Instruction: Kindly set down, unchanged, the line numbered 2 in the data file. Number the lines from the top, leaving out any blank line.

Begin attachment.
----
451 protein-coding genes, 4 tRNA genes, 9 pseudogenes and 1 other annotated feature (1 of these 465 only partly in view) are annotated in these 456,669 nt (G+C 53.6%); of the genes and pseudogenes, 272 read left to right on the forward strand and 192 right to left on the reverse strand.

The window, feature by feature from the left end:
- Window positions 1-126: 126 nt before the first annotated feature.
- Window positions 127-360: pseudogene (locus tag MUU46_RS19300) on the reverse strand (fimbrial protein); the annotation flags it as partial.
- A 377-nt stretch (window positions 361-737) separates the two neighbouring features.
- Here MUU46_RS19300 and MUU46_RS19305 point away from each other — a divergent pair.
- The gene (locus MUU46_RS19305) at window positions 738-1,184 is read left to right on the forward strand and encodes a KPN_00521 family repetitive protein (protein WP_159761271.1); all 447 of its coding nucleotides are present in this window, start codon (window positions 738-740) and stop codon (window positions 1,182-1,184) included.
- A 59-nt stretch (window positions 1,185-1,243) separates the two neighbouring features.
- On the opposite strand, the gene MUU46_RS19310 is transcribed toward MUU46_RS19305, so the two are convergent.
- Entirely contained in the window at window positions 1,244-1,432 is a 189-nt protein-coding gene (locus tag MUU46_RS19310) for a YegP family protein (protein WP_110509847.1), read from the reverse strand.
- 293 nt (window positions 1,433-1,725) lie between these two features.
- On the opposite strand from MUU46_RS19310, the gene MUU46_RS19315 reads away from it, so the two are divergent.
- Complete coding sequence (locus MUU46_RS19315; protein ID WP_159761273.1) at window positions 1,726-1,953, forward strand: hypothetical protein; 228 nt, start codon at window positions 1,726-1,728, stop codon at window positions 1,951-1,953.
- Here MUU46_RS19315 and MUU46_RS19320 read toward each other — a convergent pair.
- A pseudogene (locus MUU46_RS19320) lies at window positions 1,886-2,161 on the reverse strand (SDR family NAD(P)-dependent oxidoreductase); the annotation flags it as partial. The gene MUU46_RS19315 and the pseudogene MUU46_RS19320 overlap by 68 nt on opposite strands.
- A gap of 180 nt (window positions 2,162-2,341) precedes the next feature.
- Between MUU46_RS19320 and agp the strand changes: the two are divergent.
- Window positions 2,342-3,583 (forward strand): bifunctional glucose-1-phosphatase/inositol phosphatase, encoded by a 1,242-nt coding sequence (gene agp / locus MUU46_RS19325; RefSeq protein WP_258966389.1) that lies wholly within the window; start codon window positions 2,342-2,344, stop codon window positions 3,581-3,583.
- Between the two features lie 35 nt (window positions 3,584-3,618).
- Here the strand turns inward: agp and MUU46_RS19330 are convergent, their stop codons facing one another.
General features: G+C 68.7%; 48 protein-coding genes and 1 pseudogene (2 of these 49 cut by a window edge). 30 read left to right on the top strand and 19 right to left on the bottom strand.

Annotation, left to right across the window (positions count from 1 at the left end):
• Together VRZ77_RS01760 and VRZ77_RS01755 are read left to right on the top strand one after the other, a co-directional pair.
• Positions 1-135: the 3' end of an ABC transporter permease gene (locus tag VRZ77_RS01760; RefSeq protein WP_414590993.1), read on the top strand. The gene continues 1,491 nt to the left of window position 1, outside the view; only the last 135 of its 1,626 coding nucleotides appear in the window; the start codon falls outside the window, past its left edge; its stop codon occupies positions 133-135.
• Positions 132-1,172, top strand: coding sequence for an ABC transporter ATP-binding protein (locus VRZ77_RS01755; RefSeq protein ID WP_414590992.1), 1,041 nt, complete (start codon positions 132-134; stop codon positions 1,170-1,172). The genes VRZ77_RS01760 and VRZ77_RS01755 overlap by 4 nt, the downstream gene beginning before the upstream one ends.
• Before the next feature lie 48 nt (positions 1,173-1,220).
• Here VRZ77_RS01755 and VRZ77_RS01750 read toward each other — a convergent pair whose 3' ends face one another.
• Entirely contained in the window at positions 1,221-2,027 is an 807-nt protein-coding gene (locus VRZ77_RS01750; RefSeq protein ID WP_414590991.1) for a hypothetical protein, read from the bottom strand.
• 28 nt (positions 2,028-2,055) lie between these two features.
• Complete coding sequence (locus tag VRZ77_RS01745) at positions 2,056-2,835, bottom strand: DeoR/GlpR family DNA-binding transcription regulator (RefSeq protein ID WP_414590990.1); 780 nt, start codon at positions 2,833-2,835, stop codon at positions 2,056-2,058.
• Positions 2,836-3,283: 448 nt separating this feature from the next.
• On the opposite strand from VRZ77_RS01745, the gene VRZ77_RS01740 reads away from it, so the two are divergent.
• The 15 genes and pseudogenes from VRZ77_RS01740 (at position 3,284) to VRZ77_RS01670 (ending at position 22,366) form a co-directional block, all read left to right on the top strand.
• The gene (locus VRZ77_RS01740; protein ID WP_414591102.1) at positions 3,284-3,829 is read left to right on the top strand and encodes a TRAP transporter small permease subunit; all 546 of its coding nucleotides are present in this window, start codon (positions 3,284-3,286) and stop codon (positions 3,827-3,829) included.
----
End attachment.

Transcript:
The window, feature by feature from the left end: